"That's the story of my life: just waiting for the opportunity!" McRae grins. "But it's going to work out for the best." It's that best that McRae is working towards this spring session, both in the remaining rehabilitation and his allowed practicing. That latter is still somewhat limited for his protection; after all, the last time the wideout was seen on-field in a real game he was lying on the turf with a right legbone snapped in twain. Yes, he can still feel a reminder.
"At times. Like, if I was running too much it starts to ache and stuff. But other than that it feels good when I'm first starting off." Nor is McRae likely to complain about such twinges. "Because that whole three months of just doing nothing was a pain in the heart. And a pain in the butt."
Know what the real pain has been? Having to watch his teammates practice and scrimmage while at a safe distance. "It's been a real struggle," McRae admits. That's why at time he will make himself, well, a pain of another sort while partners hit full-contact. Especially to the defensive Dogs. "At times I get that because I'll be talking trash to them, they'll be like go over there and ride the bike because that's all you can do! I want to go against them so bad so to make them pay for what they say!"
All in good time. Because when #6 does get to take his turns running route and catching balls in individual drills, he hardly seems to have lost a step. Credit this to a demanding rehab staff, both the trainers and strength coaches, that had him piling up the virtual miles on the exer-bike and in the running pool. Even, as camp approached, on the field itself. If the healed bone still aches at times, well, that too shall pass.
"They told me it was going to be painful a little bit when starting and stopping, but eventually my body was going to get used to the pain and it was going to go away. But when I get out there and get going and I'm running routes I don't pay it any mind. It just feels good being out there." McRae looks good too, at a toned 205 pounds. And he obviously enjoys what practicing he is permitted. "It's fun just doing something you love," he says.
"It's hard work. But I use it as motivation to get better. I should be healthy in the month of May, and I plan on going 210 percent. Going all-out."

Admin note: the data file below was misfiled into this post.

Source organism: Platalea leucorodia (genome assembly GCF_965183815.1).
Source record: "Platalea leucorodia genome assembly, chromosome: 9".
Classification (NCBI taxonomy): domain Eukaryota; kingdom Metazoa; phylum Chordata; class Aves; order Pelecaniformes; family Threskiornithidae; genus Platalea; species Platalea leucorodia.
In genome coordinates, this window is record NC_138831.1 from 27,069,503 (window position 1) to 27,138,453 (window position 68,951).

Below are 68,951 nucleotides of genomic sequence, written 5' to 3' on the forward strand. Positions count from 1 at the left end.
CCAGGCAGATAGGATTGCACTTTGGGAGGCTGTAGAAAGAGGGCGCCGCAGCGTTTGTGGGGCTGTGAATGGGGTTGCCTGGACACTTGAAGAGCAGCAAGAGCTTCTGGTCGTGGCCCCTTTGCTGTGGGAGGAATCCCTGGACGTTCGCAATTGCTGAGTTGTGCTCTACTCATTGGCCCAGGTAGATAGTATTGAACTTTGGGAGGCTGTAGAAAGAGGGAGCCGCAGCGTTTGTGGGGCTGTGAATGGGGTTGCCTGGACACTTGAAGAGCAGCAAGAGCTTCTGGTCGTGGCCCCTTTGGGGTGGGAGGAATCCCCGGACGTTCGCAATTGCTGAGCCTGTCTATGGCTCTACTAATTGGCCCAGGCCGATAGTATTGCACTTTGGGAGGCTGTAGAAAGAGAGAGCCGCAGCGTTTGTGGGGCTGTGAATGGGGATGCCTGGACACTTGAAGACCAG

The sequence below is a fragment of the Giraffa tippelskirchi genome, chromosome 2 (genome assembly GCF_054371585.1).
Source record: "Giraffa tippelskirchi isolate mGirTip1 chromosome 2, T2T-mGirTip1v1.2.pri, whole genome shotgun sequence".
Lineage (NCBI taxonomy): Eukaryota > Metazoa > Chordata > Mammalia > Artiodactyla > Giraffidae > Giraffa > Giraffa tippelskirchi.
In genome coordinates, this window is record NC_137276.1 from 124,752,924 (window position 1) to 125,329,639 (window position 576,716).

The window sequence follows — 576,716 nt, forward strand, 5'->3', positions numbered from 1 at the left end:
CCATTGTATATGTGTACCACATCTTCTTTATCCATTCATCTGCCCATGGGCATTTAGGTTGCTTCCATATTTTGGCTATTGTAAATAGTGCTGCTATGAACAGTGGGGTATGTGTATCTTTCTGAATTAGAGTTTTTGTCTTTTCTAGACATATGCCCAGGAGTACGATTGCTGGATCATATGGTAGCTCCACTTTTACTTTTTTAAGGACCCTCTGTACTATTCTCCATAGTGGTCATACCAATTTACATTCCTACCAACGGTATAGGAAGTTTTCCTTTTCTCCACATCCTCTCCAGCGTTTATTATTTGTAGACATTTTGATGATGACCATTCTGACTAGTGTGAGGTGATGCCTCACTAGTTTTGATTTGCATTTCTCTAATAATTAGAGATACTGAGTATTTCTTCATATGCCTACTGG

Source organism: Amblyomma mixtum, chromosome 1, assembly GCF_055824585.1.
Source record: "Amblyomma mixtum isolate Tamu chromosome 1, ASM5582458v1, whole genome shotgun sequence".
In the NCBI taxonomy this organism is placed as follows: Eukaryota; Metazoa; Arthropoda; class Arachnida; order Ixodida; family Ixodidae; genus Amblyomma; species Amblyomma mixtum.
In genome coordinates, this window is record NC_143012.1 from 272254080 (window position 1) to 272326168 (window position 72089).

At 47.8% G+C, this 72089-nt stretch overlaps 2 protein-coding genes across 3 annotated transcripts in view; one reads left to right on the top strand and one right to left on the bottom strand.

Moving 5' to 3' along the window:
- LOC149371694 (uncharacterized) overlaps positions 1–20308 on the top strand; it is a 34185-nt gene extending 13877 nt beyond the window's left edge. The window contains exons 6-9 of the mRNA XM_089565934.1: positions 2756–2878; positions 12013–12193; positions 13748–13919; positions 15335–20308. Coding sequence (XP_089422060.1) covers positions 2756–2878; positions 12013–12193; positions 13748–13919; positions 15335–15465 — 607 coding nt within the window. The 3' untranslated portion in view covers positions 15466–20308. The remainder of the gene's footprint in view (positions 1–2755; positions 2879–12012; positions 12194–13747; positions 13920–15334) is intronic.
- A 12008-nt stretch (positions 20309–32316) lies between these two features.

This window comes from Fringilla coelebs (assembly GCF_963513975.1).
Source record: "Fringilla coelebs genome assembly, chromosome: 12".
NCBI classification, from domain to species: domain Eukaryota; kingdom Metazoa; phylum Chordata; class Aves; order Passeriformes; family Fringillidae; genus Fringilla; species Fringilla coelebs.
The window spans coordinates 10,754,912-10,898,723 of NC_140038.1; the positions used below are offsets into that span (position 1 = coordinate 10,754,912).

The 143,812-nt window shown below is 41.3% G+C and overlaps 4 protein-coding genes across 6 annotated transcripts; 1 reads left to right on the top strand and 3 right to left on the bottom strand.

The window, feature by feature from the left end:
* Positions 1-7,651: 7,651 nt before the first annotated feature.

What could be appreciated only after his injury in Oxford is that McRae might have gone down eventually anyway. He was gimpy the week leading up to the Egg Bowl with what turned out to be a hairline crack in the leg. But it took a hard move in the second quarter for the crack to become a bad break.
"That one cut I made I guess it couldn't hold any more, it gave up. It was a little drive-route across the field, I read it was a zone so I tried plant, stop, and look for the ball. Once I planted it felt like somebody had gone down at my leg trying to take my leg out, I looked around and nobody had touched me. I went dang…" Or that's what he says; teammates on the field heard more agonizing sounds, especially when the leg was pulled back to proper position. Not long afterwards he was en route to Columbus for rushed surgery. "We had a long drive back, you could feel every turn."
The good news from Dr. Chad Altmeyer was that the break was clean and would heal. And his rehab schedule meant McRae was on campus when Dan Mullen was introduced as the new Mississippi State coach. McRae even made the public introduction on crutches, drawing his own share of cheers in the process. "I couldn't miss it, I wanted to meet our new coach and see what he was like. He said he was bringing the spread down here, so I was like a little kid in a candy store! My eyes lit-up and I said I've got to get back healthy because I want to play in this!"